It's hard to be skeptical about Gzowski. He writes well- rounded English sentences in defence of the country, its and, and its people, sentences that are filled with rich, succinct images about how wonderful Canada is and somehow manage to be corny and convincing at the same time. He's our very own William Wordsworth, as his distinctive voice - like listening to someone speak and hum along at the same time - ponders the Canadian scene. After 30 pages of him, your cynicism dissolves, and you find yourself thinking like him. And one could do a lot worse than to think along with Peter Gzowski.
Two worthwhile books that easily made my short list are Knowlton Nash's Visions of Canada: Searching for Our Future (McClelland & Stewart, 304 pages, $19.95 paper) and English Canada Speaks Out (Doubleday, 360 pages, $17-50 paper), edited by the historians J. L. Granatstein and Kenneth McNaught. Together they offer almost 700 pages of expert opinion on the constitutional crisis Brian Mulroney has backed us into in his ongoing attempt to make Canada a hostage to the multinational corporate sector. If Canadians really want to know what's going on in this potentially nation-ending crisis, they can now find out.
Both books provide a wide and surprisingly readable galaxy of viewpoints. Many are partisan, and a few are fairly loony. Taken together, they lead to two inescapable conclusions: one is that Canada is facing a very real, if self inflicted, crisis, and the other is that the odds are very high against things staying the same as they have been. As Jane Jacobs implies in one of the Nash interviews, we've awakened a sleeping dog, and it is a very large and bad-tempered one.
I was initially skeptical about Visions of Canada, because of Nash's position in the CBC television hierarchy, the comainducing dullness with which CBC has presented the constitutional crisis, and the list of his interviewees, which reads like a check-list of what CBC Toronto thinks is the perfect Canadian demographic cross-section. The surprise is that, in print, most of these people are articulate and interesting, and Nash's questions are incisive and intelligent. I wasn't surprised to find that the least articulate interviewee was Michael Walker, from British Columbia's belligerently right-wing Fraser Institute. Walker's view of the future consists of strung-together sentence fragments and macho corporate slogans, and is in sharp contrast to other right-of-centre contributors such as Ted Byfield, who is at least able to express a coherent dislike of Quebec. The book has its moments of silliness -P. K. Page seemed to think the interview was about how sensitive poets are, instead of whether or not Canada is in trouble - but there are also pleasant surprises: the Ken Read and Elijah Harper interviews offer far more sophisticated and wide-ranging answers to the questions than I expected. That may be a function of having seen them mainly on television, which is always at its weakest when dealing with ideas and people who have ideas. I most enjoyed the interview with Jane Jacobs, who once again convinced me that she is the best mind operating in this country.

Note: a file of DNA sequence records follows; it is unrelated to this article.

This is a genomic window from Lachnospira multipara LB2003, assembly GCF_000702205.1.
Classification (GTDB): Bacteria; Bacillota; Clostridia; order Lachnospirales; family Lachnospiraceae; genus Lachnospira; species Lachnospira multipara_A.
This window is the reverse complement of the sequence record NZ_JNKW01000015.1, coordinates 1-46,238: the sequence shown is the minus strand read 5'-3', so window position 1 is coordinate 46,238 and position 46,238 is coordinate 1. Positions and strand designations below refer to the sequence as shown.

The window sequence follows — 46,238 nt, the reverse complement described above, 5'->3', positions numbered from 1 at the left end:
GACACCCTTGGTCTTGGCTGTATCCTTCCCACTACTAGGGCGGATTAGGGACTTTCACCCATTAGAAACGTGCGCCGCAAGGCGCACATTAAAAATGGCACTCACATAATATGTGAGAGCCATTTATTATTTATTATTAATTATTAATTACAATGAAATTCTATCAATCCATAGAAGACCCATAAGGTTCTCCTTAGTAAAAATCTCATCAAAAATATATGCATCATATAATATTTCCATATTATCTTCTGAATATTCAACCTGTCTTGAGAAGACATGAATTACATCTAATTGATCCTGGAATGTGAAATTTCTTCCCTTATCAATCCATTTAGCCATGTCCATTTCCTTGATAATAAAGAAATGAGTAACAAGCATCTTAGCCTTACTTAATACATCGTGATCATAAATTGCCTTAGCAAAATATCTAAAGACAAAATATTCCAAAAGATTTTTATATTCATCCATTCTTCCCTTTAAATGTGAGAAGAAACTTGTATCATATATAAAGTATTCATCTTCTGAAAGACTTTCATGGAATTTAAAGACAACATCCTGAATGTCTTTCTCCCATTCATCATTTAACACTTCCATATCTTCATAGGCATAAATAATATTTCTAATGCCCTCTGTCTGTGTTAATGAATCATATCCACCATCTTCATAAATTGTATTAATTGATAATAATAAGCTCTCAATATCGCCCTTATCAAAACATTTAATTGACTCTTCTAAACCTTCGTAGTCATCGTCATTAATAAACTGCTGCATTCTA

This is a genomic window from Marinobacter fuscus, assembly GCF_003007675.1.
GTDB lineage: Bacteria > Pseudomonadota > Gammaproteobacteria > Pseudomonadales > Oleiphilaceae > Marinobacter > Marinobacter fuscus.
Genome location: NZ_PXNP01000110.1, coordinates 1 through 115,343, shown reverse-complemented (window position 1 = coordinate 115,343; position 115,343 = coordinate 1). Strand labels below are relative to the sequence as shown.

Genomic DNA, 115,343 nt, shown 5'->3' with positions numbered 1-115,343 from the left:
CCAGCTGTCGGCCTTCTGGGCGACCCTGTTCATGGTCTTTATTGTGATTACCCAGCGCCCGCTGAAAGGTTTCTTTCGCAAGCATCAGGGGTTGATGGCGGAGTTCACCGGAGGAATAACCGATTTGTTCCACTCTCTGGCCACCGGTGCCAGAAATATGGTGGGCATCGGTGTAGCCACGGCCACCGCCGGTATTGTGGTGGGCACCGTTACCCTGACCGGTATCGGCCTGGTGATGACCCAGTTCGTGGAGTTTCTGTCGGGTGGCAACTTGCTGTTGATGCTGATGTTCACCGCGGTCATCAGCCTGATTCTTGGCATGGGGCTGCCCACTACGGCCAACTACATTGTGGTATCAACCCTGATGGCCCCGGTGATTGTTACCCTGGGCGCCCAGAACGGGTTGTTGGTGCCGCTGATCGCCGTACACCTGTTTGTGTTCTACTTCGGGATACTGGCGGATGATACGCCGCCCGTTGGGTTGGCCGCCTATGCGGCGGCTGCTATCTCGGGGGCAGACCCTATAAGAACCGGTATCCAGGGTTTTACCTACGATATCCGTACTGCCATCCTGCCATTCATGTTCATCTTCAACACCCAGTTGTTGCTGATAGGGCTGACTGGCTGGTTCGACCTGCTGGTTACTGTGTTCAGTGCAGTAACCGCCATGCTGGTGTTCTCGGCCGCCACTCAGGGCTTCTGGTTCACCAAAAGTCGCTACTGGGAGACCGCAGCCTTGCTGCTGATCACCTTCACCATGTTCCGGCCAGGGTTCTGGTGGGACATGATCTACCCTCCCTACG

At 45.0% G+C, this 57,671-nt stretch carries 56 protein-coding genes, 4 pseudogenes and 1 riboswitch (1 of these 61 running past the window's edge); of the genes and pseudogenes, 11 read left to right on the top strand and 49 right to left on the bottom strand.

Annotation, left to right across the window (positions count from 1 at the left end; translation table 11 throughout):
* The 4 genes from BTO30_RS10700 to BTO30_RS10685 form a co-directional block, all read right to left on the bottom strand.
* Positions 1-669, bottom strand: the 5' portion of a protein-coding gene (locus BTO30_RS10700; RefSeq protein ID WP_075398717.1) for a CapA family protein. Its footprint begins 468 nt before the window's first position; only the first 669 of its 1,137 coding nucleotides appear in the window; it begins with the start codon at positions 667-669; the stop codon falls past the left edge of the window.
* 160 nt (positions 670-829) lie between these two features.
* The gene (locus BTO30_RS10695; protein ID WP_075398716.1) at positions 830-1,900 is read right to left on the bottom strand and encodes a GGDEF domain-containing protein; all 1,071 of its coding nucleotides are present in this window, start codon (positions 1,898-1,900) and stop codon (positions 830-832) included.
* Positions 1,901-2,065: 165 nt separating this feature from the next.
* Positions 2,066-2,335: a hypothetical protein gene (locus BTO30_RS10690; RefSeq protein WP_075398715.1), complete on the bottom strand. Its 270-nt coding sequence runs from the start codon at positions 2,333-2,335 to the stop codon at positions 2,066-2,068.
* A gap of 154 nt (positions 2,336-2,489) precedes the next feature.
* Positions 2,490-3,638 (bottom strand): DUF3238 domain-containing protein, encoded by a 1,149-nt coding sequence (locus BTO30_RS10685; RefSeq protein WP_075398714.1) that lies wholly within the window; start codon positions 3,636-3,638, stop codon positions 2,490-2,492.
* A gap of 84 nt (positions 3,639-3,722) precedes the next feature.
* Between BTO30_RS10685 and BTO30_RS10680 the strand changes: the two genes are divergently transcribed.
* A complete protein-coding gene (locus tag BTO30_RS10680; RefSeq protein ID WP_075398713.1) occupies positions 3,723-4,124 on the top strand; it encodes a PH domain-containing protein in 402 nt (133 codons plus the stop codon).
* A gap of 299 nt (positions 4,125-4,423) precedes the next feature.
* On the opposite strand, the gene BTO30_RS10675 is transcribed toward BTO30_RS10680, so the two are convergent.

Granatstein and McNaught's English Canada Speaks Out consists of essays by an array of mostly left/centre academics and journalists, and consequently covers its ground more widely and thoroughly. The editors have dealt not only with the burning issue of Quebec's continued presence in Canada, but the rest of the constitutional package as well: citizenship and rights, regional imperatives, and what the future is likely to hold. The most startling piece in the book, curiously, is the one that is getting little television play: Al Meghji's ringing denunciation of recent Multicultural policy is deeply thought-provoking, and deserves to receive more attention than it is likely to see buried in this volume.